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Veggie Across America: All Systems Go Page 2


auxiliary fuel pump

auxiliary fuel pump

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8. Auxiliary Fuel Pump
How to pump thick, cold, slow moving vegetable oil from the fuel tank up to the heat exchangers underhood? Use a 12-volt auxiliary fuel pump. It is located before the heat exchangers and the engine, and it boosts fuel pressure especially on cold mornings so that the engine is not starved of fuel once the selector valve is switched to the main fuel tank containing waste vegetable oil.

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injection line heaters

injection line heaters

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9. Injector Line Heater
Some would call this system overkill, but heat is your friend when it comes to trying to inject vegetable oil into a diesel engine. Therefore, the veggie oil is heated for a third and final time by this electric injector line heater wrapped around the injection lines that go from the mechanical engine fuel pump up to the fuel injectors and on into the engine. This heater is powered by the car's battery and warms up to around 220 degrees Fahrenheit whenever the car's ignition is in the on position.

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oil storage containers

oil storage containers

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10. In-car Fuel Storage
How to get from Atlanta to Los Angeles without using gas stations? Take your vegetable oil with you. The '82 Benz started off the journey transporting six 15-gallon plastic containers plus a full 17-gallon fuel tank of vegetable oil for a total of about 107 gallons of pure waste vegetable oil. Well, almost no gas stations; we have done a daily evening stop for a refuel of the purge tank, usually about .80 gallons of diesel #2. Averaging around $2 per day, that's a fuel cost we're happy to live with.

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oil storage containers

oil storage containers

Enlarge Photo


11. More In-car Fuel Storage
Rather than locating all of the 15-gallon tanks in the rear of the Benz, where leverage weighs down the rear suspension more and causes ponderous handling, we put two of the tanks in the rear seats. They are belted in so that a panic stop won't send 110 pounds careening into the backs of our heads.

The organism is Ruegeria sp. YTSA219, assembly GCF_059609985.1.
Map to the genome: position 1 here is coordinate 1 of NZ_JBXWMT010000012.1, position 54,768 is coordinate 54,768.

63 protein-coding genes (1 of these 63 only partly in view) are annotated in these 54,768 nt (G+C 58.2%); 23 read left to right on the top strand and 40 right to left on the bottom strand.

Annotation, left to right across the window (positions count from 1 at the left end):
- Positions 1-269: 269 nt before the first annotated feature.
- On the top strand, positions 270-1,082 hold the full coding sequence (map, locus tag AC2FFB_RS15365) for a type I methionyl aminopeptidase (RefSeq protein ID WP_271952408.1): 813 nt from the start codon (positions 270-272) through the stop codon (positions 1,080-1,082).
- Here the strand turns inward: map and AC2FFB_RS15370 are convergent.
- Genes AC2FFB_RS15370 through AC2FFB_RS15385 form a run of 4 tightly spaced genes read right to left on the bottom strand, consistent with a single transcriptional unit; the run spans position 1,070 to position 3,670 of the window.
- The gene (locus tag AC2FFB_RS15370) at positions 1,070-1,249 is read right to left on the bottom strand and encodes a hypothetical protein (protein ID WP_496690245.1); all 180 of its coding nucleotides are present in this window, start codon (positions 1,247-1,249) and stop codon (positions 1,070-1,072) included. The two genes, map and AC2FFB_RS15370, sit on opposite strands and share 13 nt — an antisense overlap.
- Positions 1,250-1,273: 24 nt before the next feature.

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And that's pretty much it. Not pictured is our refueling system, which consists of a five-gallon plastic bucket and a big funnel. Because the 15-gallon tanks are heavy and unwieldy, we first pour five gallons into a manageable plastic bucket. Then we dump the contents of the bucket through the large funnel and right into the Benz's gas tank. We do that twice more to empty the 15-gallon container and fill the tank, all the while idling the car and warming it up on the purge tank.

Clean up, hop in, make sure the temperature gauge is about mid-point, and flip the toggle switch. Boom--instant vegetable oil operation. The only thing you notice is that the idle of the normally shaky, clattery diesel smoothes out a bit. Period. Also, there is no more smoke out the tailpipe, as vegetable oil burns cleaner than does diesel #2. Put it in drive, and you're on your way.--Colin Mathews

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Comments (3)
  1. Carrying 100 gallons of highly combustable fuel inside the car.!? A small tank of diesel fuel bungied under the car!? It also appears to have no gas cap, what if it rains and water spashes in there. Looks like a deathtrap to me.
     
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  2. Diesel fuel (and especially the biodiesel) is NOT highly combustible. The idea, the project, and the trip is awesome. People sacrifice and risk their lives every day to move humanity forward and you're not grateful :-)
     
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  3. These blogs with 12 uninteresting pics that one has to scroll down for EVER are NOT efficient. Put your pics on a webpage and just give us ONE of them, plus the link to see the rest.
     
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